The image of port has changed – and so have those who drink it, says Jonathan Ray. So where to buy the best? Porto, of course.
When sailing south to the Med for the summer, I can think of few finer places to pop into than Porto and Vila Nova de Gaia, the twin towns that straddle the mouth of the Douro river in northern Portugal.
Not only was Douro Marina refurbished a couple of years ago, now boasting a refuelling facility easily long enough to take a large superyacht, but Porto itself is also perfect for a different type of refuelling – stocking up on the wine that bears its name.
Figures just released show that sales of fine vintage and tawny port are on the up after years of decline. Once the preserve of elderly St James’s St clubmen slumped in leather armchairs, fine ports are finally being rediscovered and appreciated by a whole new generation and where better to rediscover and appreciate them than in Porto itself?
Today, thanks to the fact that the British have been in Porto since the 17th century, the best-known port producers and shippers sport such British names as Taylor, Graham’s, Warre, Croft, Churchill, Smith Woodhouse and Gould Campbell.
These port producers and shippers are delighted at the quality of the 2011 port vintage (the most recent to be “declared” and made available) with many claiming it’s the best port vintage for 50 years. Wine Spectator named Dow’s 2011 Vintage Port as its 2014 Wine of the Year.
The grapes that go to make these fabled fortified wines are grown in vineyards on the steep terraced banks of the river up in the Douro Valley. The wines are made there, then placed in barrel and brought to the many port lodges in Vila Nova de Gaia to mature.
Great tawny port will spend up to 40 years in barrel, be full of nutty raisin and toffee flavours and won’t improve once bottled; great vintage port (only produced in top years) spends two years in barrel before being bottled and should be richer, denser and full of dark bramble and plum fruit. It will still improve decades after bottling.
Tawny port is excellent lightly chilled with puddings; vintage port is perfect with chocolate-based desserts (notoriously tricky to match with wine) or stinky blue cheeses.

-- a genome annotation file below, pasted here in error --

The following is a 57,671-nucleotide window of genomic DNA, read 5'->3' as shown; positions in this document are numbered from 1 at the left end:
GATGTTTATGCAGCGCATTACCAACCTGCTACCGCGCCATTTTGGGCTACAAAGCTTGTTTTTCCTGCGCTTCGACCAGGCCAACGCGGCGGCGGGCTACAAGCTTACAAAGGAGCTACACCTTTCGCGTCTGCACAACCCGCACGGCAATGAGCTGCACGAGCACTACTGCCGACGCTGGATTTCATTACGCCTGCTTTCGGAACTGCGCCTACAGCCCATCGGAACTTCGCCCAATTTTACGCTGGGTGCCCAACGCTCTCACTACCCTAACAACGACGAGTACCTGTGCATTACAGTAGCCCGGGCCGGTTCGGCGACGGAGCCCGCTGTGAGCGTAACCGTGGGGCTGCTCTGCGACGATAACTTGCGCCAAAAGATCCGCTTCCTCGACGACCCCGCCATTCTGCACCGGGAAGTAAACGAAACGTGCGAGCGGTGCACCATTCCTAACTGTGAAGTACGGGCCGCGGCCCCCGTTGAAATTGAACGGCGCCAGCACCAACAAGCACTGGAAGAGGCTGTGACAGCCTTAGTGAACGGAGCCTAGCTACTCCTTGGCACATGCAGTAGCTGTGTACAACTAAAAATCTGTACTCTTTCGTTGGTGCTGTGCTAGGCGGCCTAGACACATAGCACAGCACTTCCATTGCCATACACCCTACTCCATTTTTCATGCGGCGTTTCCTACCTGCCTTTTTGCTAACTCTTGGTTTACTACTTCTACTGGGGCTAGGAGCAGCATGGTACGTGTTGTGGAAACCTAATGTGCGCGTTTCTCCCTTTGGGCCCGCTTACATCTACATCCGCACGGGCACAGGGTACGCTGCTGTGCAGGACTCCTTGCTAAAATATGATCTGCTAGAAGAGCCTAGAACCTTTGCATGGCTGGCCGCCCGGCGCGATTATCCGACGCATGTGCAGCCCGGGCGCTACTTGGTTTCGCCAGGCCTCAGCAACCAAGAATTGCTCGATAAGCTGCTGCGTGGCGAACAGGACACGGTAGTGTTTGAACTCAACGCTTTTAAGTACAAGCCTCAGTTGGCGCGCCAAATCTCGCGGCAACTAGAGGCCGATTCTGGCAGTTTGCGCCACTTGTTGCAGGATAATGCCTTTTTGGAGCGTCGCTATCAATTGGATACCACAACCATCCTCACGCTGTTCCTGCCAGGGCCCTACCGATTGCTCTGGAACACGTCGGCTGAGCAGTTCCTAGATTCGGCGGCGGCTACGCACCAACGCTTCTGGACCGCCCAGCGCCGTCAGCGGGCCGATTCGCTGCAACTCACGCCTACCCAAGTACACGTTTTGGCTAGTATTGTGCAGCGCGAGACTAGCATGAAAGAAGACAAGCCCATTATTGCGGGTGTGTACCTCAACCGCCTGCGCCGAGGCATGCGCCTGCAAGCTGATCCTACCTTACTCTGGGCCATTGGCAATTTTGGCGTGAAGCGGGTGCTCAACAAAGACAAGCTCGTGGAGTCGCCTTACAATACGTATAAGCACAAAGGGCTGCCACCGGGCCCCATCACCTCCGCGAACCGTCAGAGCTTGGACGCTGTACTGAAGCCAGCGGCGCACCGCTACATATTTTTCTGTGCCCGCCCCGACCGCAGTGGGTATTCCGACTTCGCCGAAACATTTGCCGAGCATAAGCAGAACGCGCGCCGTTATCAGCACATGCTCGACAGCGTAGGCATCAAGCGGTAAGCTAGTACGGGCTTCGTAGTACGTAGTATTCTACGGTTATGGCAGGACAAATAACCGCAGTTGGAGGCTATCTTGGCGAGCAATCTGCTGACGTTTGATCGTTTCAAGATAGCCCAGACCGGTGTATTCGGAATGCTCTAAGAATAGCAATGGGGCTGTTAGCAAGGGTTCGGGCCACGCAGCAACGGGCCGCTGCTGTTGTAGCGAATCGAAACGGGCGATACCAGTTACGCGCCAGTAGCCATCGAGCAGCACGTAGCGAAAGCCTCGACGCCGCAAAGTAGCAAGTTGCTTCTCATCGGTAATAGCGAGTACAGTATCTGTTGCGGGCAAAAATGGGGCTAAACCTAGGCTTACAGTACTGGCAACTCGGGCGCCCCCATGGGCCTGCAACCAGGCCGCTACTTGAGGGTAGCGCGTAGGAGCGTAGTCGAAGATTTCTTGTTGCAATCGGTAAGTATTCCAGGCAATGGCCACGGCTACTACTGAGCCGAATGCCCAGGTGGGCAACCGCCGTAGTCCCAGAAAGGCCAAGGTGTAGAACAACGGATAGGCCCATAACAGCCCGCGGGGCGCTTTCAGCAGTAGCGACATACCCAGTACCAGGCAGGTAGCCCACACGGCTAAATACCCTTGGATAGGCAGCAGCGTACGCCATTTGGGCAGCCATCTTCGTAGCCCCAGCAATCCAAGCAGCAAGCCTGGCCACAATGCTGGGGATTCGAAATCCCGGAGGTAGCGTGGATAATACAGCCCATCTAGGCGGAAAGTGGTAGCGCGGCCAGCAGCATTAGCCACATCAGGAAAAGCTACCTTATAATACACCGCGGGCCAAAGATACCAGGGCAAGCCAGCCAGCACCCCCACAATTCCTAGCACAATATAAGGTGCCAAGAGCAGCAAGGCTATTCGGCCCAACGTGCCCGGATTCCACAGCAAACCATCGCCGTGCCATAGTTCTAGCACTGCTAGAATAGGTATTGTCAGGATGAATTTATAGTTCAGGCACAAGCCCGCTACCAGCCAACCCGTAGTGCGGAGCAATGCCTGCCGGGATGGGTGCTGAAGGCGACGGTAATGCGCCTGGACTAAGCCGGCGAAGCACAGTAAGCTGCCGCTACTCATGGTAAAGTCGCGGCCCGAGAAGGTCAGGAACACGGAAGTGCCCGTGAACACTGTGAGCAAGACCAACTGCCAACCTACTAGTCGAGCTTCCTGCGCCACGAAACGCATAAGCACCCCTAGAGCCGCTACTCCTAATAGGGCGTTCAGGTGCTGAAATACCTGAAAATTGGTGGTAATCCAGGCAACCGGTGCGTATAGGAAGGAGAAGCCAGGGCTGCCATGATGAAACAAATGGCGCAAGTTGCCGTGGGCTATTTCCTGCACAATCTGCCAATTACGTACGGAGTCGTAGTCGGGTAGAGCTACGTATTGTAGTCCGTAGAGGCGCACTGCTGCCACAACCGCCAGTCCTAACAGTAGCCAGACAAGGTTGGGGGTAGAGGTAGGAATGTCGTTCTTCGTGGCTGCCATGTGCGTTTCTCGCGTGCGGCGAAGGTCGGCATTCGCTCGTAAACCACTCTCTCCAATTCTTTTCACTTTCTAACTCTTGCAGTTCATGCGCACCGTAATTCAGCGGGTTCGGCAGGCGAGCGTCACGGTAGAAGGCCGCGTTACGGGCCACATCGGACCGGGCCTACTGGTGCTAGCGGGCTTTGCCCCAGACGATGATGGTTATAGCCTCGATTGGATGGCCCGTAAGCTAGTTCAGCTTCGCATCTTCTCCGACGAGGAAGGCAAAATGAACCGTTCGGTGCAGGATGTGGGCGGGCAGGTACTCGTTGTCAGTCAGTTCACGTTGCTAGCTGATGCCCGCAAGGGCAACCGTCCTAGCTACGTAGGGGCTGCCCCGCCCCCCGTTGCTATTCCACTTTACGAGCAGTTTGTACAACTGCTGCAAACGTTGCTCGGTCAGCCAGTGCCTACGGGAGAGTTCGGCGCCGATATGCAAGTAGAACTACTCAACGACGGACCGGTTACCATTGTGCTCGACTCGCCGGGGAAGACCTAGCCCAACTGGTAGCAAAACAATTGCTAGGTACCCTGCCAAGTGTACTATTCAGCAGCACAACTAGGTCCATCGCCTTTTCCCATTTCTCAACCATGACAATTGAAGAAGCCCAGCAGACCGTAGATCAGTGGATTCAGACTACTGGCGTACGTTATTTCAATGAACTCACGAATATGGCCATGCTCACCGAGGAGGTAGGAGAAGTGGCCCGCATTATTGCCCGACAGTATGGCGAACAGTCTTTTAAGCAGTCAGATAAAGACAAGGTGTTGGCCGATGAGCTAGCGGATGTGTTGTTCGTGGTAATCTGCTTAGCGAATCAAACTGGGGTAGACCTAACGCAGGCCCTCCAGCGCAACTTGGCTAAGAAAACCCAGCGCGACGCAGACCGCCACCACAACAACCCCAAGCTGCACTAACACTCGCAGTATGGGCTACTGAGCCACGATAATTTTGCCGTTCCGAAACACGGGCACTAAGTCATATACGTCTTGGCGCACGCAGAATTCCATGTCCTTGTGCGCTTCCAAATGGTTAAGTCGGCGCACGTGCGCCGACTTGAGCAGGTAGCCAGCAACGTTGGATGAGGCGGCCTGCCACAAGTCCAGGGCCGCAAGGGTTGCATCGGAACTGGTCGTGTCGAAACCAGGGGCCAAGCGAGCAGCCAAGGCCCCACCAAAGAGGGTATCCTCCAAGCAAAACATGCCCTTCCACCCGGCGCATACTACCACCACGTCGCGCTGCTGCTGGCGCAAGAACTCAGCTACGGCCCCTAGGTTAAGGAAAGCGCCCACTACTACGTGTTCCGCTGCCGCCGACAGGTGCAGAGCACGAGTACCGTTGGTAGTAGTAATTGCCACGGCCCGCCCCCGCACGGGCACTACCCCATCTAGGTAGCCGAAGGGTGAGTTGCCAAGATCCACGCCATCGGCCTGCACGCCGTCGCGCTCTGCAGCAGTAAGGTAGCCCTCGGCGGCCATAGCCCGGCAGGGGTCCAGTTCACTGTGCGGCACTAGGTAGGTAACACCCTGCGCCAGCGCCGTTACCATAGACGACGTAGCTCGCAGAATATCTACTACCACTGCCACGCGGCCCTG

But look too for white ports such as Taylor’s Chip Dry – an excellent on-deck aperitif, especially when served as a “Porto Tónico”, half and half with tonic, ice and slice of lemon. Or try the newfangled but really delicious pink port. My favourite is Croft Pink, delicious served straight from the fridge over ice.
At its best, port is one of the great wines of the world and it’s sad that for many it’s considered simply as a sure-fire route to a hangover. If you knock back the port having already drunk a couple of Martinis, some Champagne and several glasses of white, red and dessert wine then, yes, you will get a hangover. A big one.
Just don’t blame the port; the damage has already been done.
Portonomics: How to spend £3,000 on port
- Figures just out show port sales firmly up after decades in the doldrums. to celebrate your could buy one bottle of exquisitely rare 1863 Taylor's Very Old Single Harvest Port. £3,000, justerinis.com
- 22 bottles of 1963 Croft, a classic port from an exceptional year that is, remarkably, only now hitting its prime. carneyandbarrow.com
- 81 bottles of Graham's 20 Year Old Tawny Port, an impeccable tawny, full of nuts, toffee and Christmas cake. thewinesociety.com
- 157 bottles of 2008 Quinta do Noval Late Bottled Vintage Port, a rich, meaty, but wonderfully fresh unfiltered 'baby vintage' port. thedrinkshop.com